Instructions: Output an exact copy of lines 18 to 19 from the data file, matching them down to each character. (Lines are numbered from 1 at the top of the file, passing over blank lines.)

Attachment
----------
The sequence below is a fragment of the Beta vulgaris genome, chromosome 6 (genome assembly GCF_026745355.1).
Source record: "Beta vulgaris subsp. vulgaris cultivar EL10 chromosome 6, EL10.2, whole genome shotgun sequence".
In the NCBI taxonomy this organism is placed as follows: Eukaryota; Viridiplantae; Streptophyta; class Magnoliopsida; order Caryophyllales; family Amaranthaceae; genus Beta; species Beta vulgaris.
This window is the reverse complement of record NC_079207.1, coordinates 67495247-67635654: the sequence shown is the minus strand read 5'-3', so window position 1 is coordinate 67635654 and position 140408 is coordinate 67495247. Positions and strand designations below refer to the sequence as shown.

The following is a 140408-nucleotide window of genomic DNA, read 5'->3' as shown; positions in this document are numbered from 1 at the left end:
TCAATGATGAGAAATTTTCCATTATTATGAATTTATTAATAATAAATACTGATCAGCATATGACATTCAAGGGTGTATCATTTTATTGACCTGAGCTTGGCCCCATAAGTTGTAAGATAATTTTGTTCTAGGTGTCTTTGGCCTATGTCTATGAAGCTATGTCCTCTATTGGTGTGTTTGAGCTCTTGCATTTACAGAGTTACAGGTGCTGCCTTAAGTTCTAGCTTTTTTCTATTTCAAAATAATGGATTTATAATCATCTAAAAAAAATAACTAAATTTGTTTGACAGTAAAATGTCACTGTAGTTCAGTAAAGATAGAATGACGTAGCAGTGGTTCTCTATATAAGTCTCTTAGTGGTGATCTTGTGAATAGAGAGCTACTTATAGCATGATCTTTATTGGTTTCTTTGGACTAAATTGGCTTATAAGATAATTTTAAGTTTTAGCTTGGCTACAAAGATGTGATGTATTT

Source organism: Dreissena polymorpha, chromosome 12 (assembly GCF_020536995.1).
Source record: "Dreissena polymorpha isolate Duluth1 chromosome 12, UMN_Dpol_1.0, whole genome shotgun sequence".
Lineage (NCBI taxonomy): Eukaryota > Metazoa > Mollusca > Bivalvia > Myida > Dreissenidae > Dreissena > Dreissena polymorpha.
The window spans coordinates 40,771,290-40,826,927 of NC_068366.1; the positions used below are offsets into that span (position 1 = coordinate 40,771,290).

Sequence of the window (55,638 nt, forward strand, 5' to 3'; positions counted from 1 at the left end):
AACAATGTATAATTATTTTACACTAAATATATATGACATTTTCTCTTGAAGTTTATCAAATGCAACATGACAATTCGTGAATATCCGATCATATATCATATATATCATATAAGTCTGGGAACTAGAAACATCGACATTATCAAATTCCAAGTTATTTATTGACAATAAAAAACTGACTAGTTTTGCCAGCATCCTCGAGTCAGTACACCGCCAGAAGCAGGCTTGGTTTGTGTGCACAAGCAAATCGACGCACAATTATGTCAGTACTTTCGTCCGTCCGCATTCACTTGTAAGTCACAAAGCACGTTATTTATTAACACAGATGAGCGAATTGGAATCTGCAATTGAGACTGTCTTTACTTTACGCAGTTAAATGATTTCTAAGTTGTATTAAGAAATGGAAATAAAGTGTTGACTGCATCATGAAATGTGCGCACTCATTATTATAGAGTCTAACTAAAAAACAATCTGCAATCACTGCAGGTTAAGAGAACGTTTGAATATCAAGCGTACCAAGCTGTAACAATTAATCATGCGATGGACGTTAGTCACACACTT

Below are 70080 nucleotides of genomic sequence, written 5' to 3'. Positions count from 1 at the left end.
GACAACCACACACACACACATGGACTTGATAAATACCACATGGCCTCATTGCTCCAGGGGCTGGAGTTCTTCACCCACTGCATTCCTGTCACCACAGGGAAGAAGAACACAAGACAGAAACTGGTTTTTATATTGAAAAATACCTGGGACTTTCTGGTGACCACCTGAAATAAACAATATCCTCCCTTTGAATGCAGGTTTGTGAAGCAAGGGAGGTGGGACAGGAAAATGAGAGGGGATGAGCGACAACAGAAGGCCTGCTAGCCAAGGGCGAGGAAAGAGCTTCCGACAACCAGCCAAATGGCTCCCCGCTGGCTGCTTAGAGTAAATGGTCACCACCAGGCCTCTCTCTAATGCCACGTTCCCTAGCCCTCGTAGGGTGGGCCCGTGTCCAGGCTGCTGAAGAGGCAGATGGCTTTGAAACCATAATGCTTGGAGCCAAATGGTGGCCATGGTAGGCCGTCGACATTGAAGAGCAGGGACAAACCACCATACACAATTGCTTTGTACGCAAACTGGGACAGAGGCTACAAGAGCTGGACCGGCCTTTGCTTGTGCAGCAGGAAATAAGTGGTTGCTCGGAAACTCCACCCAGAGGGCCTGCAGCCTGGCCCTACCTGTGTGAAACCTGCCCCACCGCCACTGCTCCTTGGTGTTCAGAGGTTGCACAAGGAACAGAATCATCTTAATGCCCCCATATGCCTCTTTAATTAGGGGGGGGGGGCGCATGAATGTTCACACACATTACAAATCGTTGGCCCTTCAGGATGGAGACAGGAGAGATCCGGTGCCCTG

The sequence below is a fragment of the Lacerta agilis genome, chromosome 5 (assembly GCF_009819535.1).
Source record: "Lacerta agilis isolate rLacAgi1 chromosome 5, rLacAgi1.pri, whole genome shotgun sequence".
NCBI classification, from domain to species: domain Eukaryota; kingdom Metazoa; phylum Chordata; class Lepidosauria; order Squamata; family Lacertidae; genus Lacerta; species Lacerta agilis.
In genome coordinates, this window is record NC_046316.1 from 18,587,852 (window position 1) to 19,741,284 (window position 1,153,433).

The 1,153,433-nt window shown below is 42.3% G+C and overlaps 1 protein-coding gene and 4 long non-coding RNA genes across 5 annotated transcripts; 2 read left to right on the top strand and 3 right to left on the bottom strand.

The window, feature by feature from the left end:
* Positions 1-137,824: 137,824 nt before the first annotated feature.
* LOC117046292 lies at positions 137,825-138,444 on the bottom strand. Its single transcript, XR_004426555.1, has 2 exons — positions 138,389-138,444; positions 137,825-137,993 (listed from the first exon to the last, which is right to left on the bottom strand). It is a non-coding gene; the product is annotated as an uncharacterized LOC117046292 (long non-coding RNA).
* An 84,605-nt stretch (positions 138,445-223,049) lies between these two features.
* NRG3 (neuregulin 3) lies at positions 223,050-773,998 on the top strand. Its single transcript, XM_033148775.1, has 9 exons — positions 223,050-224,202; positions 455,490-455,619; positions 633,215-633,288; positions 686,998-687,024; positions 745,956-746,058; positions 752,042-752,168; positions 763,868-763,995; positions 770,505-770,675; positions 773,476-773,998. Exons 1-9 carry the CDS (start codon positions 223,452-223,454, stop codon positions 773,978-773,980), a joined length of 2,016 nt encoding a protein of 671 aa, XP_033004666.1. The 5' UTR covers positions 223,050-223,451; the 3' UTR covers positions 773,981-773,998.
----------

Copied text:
In genome coordinates, this window is record NC_046316.1 from 18,587,852 (window position 1) to 19,741,284 (window position 1,153,433).

The 1,153,433-nt window shown below is 42.3% G+C and overlaps 1 protein-coding gene and 4 long non-coding RNA genes across 5 annotated transcripts; 2 read left to right on the top strand and 3 right to left on the bottom strand.